The next day, E and I packed up and headed home to Boston, but on our way, we stopped at one of the many wineries along our route.  We decided to visit Rosewood Estates, because they make wine and mead.  It was a really nice way to break up the long drive a bit.  I tasted several wines and a couple types of mead.  I decided to take home a tasty and unique sour cherry honey wine and their lovely, award-winning, dry Riesling.  Yum!

The rest of the drive back was nearly as nice and pretty as that stop, too.  We took a more scenic route through the Finger Lakes region of New York, where we drove past rolling farmland, through charming little towns (I fell in love with Skaneatles), by sparkling lakes, and even along the yellow brick sidewalks of L. Frank Baum’s hometown.  And eventually we got home, and as fun as the trip was, I was happy to be back in Boston.


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Along with Casa Loma and, later, the Rogers Centre (where the Blue Jays play), there were a couple other major tourist attractions I visited in Toronto.  The first was St. Lawrence Market, which is actually a complex of several buildings, but I only explored the South Market.  The South Market building was Toronto’s first City Hall, but after major changes to expand it, because a market in 1901.

This, I suspect is a facade from the original City Hall building on the site, but it is now inside the market.

The South Market has two stories of vendors selling a huge variety of foods and goods.  The upper level has stalls specializing in meats, cheeses, produce, and fish.

That level also had a cooking supply vendor and several bakery stalls, including this one:

That’s the Carousel Bakery.  See that sign about a peameal bacon sandwich?  I had seen a placard outside a diner the previous day that had listed peameal bacon along with other breakfast options and had wondered what it could mean.  Honestly, I thought peameal must be some variation on oatmeal and that bacon was served alongside.  In fact, peameal bacon is the real Canadian bacon, as a handy dandy sign at the Carousel Bakery informed me.  It’s a brine-cured, unsmoked back bacon, originally coated in ground, dried peas, but now mostly made with cornmeal.  Apparently, the Carousel Bakery is the place to get a peameal bacon sandwich.  I know I risk alienating myself from my bacon loving friends by admitting this, but I did not sample the sandwich.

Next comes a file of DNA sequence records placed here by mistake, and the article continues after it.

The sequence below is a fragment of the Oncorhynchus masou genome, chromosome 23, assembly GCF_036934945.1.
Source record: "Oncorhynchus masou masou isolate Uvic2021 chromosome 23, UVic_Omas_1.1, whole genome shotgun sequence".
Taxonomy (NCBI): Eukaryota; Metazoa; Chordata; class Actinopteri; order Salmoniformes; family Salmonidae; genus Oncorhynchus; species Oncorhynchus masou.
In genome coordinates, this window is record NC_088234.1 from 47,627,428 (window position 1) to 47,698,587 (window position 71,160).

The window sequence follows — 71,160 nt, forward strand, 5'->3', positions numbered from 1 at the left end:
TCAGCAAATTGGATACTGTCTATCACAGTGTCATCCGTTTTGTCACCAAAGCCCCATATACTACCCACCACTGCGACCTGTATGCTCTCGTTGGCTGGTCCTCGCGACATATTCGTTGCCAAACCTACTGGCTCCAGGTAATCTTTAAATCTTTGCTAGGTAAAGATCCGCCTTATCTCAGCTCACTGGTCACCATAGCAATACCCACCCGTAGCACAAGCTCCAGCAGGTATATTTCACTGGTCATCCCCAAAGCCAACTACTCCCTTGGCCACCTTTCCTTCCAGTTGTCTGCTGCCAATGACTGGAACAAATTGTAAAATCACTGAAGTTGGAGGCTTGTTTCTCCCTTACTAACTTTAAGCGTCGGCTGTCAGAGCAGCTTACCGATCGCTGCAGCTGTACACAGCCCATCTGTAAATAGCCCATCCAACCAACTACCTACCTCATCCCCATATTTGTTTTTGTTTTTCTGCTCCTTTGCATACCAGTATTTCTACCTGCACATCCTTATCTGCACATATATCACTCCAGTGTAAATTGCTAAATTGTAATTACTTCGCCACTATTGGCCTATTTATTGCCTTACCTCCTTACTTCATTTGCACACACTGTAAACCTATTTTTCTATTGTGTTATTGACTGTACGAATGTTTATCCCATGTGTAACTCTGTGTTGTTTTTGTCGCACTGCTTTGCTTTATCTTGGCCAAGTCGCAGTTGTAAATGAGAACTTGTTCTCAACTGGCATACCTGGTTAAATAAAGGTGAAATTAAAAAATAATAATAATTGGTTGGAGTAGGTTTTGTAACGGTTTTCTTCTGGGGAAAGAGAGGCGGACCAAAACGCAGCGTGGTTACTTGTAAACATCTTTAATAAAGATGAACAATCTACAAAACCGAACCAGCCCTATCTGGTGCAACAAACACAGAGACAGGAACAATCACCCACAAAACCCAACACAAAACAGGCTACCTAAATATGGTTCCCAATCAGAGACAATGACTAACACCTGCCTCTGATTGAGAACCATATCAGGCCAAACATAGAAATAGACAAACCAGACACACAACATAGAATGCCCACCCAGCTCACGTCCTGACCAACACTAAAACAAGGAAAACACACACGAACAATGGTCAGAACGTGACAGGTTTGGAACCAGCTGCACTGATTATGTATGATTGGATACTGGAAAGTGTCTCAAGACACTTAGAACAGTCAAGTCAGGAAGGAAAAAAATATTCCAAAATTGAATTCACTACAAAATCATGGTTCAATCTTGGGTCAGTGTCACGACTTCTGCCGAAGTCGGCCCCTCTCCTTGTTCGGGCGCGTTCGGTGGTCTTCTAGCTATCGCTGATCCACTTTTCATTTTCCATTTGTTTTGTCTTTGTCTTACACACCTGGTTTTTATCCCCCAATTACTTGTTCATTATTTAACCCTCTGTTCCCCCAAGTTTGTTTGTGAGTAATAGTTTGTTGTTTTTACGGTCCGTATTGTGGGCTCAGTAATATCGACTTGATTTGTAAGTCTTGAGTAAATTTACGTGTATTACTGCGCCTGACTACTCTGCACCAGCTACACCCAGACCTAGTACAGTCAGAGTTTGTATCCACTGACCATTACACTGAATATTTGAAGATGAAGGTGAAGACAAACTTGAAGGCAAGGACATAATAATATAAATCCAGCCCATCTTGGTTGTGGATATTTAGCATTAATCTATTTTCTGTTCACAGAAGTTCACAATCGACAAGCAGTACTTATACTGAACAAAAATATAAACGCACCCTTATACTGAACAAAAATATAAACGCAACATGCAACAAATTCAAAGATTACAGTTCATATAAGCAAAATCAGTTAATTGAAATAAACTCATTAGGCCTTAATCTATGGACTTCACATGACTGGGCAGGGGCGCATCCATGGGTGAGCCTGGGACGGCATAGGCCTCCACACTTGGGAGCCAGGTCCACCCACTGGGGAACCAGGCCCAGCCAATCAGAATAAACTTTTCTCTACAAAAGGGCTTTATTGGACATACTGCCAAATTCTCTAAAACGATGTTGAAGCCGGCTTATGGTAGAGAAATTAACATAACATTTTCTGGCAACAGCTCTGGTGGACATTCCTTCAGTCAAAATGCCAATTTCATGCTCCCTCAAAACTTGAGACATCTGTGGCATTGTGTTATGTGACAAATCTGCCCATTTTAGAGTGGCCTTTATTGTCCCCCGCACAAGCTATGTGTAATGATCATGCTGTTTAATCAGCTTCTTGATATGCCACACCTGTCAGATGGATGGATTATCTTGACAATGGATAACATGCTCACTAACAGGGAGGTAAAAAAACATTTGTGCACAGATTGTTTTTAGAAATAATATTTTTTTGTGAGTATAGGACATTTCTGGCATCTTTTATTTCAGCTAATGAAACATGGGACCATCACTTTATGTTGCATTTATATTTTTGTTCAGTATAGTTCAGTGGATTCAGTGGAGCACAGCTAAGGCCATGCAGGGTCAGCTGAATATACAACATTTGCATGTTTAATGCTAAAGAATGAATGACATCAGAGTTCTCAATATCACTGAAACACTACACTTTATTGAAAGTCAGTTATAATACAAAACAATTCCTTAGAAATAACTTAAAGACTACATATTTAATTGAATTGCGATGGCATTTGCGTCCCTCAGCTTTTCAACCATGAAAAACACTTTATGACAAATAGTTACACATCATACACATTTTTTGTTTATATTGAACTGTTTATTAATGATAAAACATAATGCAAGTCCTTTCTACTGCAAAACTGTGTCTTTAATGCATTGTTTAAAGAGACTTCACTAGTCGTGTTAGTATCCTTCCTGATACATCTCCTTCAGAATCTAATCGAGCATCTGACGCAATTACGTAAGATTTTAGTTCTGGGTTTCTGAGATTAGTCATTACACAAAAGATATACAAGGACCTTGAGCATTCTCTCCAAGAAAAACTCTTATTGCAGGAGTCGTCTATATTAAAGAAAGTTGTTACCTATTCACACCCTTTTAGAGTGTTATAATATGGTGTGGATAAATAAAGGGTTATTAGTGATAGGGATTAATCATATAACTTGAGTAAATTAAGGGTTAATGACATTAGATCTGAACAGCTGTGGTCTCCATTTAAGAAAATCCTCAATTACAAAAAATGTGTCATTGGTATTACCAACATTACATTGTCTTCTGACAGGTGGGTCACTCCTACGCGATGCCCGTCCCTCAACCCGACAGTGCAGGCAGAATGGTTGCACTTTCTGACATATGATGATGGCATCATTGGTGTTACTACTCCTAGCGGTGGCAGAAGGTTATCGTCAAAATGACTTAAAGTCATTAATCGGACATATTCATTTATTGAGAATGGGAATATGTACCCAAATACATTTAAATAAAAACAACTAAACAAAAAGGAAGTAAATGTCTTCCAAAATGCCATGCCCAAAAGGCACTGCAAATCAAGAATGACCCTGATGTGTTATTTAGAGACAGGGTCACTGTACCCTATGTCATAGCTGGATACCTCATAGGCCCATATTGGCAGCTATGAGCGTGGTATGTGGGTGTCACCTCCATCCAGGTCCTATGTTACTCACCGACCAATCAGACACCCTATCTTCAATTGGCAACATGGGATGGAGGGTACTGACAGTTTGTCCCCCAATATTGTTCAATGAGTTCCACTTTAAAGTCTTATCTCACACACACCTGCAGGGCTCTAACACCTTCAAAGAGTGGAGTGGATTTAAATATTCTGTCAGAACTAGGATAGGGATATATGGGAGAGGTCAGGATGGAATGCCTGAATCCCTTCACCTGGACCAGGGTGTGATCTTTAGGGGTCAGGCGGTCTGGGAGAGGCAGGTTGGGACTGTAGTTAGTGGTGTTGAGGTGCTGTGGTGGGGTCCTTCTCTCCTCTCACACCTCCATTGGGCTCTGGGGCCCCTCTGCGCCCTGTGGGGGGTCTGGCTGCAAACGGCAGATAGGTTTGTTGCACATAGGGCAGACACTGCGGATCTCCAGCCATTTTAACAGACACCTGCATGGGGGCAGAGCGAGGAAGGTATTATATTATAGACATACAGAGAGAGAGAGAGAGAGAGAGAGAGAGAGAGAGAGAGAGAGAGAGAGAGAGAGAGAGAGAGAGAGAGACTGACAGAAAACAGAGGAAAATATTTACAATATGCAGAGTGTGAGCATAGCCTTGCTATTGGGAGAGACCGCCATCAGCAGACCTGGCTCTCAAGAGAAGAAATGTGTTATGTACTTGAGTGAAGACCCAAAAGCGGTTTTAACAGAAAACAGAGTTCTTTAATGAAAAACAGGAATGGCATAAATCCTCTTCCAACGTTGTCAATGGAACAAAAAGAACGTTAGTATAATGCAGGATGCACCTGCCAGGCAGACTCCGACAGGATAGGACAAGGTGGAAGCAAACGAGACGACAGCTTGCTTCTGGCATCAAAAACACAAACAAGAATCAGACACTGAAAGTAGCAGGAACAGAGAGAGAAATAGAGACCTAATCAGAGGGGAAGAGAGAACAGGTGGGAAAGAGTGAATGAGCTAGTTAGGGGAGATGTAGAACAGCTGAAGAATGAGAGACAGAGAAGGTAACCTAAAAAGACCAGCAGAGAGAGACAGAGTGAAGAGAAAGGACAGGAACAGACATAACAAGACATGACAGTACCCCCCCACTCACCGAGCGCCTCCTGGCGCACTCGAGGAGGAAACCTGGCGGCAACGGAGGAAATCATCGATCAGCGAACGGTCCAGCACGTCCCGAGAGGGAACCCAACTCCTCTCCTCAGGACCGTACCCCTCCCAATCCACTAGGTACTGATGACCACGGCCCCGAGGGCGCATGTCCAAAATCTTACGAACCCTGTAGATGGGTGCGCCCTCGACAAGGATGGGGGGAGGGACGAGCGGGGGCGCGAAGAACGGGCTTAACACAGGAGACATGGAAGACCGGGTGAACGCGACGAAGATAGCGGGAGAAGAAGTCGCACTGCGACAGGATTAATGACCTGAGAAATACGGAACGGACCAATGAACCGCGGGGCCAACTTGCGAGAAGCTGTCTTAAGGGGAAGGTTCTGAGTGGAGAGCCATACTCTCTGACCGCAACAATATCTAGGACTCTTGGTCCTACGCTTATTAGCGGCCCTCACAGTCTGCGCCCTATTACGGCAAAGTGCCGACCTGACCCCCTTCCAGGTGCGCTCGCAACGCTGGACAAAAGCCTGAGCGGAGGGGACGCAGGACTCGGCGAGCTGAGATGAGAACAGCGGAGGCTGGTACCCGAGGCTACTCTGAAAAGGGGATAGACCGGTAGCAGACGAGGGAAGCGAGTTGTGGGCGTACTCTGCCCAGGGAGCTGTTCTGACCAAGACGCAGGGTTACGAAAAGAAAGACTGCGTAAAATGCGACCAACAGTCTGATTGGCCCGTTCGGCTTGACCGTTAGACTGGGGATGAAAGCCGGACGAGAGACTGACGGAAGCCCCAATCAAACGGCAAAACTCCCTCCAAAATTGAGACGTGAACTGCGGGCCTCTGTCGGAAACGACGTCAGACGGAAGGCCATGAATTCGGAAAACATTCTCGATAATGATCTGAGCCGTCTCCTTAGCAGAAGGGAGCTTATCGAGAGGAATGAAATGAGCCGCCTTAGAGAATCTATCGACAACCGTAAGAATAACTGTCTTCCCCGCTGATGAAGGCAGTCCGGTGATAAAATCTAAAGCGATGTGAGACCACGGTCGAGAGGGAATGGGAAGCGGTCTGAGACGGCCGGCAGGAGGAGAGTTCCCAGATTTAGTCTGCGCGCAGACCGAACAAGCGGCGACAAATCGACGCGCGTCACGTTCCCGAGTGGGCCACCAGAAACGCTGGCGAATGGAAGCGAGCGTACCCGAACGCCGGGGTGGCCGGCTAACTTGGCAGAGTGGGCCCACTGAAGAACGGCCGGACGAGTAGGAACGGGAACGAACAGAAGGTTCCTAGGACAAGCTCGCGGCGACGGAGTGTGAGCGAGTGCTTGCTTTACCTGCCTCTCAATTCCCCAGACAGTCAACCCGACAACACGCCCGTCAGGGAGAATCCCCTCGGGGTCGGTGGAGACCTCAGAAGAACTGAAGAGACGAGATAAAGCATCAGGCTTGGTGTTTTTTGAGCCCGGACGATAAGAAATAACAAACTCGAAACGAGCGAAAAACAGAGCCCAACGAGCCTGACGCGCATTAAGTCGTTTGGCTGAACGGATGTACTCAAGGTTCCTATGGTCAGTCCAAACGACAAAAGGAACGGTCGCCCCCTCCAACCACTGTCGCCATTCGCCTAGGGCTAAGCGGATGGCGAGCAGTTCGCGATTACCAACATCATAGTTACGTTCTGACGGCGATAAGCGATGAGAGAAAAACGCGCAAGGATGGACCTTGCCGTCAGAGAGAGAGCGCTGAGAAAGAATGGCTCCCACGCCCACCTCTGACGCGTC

Anyway, the lower level of the market has more purveyors, including a little specialty salt shop, and a vendor specializing in an astonishing variety of rices, nuts, grains, and flours.

Most of the lower level consisted of food stalls, though, where I grabbed a tasty, albeit eclectic, lunch of Chinese dumplings and a cheery strudel. After lunch, I wandered down to Toronto’s waterfront and enjoyed the sunshine and sea lake breeze.  (Seriously, I couldn’t get used to the fact that a body of water that stretched as far as the eye could see was freshwater.)

The waterfront is lined with pathways, lawns, sculptures, and a little strip of sandy “beach”, where I rested for a bit in one of the Adirondack chairs, before continuing on.

It was a lovely walk, but I wasn’t meandering aimlessly; I had a destination in mind: the Music Garden.  The garden was designed by Yo-Yo Ma and Julie Moir Messervy, a landscape designer.  The concept was originally part of a film series Ma was working on, Inspired by Bach, and was supposed to be turned into an actual garden in Boston, my home, but since that plan fell through, Toronto stepped in to provide a site.

The garden is based on Bach’s first Suite for Unaccompanied Cello, and each part of the design represents a movement of the piece, including the Prelude,